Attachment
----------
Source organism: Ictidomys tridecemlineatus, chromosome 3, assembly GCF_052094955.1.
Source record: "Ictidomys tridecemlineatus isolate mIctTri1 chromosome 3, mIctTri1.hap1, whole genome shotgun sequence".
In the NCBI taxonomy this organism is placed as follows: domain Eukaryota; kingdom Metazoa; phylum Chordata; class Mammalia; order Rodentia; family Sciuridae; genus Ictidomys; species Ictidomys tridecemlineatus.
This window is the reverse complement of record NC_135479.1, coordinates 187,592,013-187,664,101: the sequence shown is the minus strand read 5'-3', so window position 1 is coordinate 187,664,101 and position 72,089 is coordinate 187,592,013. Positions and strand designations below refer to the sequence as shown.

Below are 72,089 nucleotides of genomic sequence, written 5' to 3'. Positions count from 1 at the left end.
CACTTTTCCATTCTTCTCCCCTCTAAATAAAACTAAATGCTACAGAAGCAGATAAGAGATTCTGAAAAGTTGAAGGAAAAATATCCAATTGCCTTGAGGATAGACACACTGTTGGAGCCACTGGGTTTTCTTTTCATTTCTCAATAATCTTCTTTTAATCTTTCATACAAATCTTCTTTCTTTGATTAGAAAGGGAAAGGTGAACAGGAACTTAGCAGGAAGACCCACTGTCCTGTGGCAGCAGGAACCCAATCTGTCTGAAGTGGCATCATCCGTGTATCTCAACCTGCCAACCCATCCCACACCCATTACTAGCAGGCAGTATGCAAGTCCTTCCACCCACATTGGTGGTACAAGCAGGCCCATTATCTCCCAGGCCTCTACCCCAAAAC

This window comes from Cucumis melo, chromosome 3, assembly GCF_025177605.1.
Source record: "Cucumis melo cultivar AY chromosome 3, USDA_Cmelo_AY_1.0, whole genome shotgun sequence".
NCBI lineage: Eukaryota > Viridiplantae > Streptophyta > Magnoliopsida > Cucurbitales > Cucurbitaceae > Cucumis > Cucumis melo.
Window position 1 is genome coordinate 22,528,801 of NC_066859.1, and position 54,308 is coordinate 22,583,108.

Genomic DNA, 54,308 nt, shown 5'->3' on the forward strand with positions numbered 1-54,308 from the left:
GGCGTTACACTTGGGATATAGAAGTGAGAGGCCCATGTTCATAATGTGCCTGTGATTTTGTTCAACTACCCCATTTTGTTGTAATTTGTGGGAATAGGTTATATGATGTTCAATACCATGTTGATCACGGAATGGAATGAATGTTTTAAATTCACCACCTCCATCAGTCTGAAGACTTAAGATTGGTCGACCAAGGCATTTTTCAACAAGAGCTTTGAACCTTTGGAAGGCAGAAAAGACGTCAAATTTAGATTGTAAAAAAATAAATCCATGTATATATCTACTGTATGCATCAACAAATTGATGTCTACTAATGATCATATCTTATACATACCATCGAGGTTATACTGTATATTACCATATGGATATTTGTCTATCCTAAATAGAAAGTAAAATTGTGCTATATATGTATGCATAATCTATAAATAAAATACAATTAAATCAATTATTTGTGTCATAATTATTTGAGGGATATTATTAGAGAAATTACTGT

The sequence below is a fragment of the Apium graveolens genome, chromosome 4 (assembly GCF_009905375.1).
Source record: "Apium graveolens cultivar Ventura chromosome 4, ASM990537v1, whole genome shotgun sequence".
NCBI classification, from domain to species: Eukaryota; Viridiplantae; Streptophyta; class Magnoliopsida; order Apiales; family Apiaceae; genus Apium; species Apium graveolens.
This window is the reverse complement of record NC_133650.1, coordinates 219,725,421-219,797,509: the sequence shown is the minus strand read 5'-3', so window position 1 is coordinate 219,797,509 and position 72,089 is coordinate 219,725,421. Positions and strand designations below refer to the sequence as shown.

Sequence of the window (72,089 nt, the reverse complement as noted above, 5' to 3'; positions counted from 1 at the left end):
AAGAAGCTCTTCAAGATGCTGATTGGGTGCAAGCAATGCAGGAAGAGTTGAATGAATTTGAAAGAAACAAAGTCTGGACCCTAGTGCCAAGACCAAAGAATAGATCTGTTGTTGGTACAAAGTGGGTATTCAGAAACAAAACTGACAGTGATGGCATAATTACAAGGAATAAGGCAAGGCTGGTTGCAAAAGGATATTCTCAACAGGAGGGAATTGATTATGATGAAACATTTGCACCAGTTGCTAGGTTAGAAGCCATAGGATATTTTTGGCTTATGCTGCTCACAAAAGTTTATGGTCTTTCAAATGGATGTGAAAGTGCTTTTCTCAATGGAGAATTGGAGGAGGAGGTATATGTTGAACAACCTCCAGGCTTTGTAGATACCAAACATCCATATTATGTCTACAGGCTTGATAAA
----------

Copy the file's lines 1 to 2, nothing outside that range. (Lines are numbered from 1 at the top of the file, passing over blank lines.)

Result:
Source organism: Ictidomys tridecemlineatus, chromosome 3, assembly GCF_052094955.1.
Source record: "Ictidomys tridecemlineatus isolate mIctTri1 chromosome 3, mIctTri1.hap1, whole genome shotgun sequence".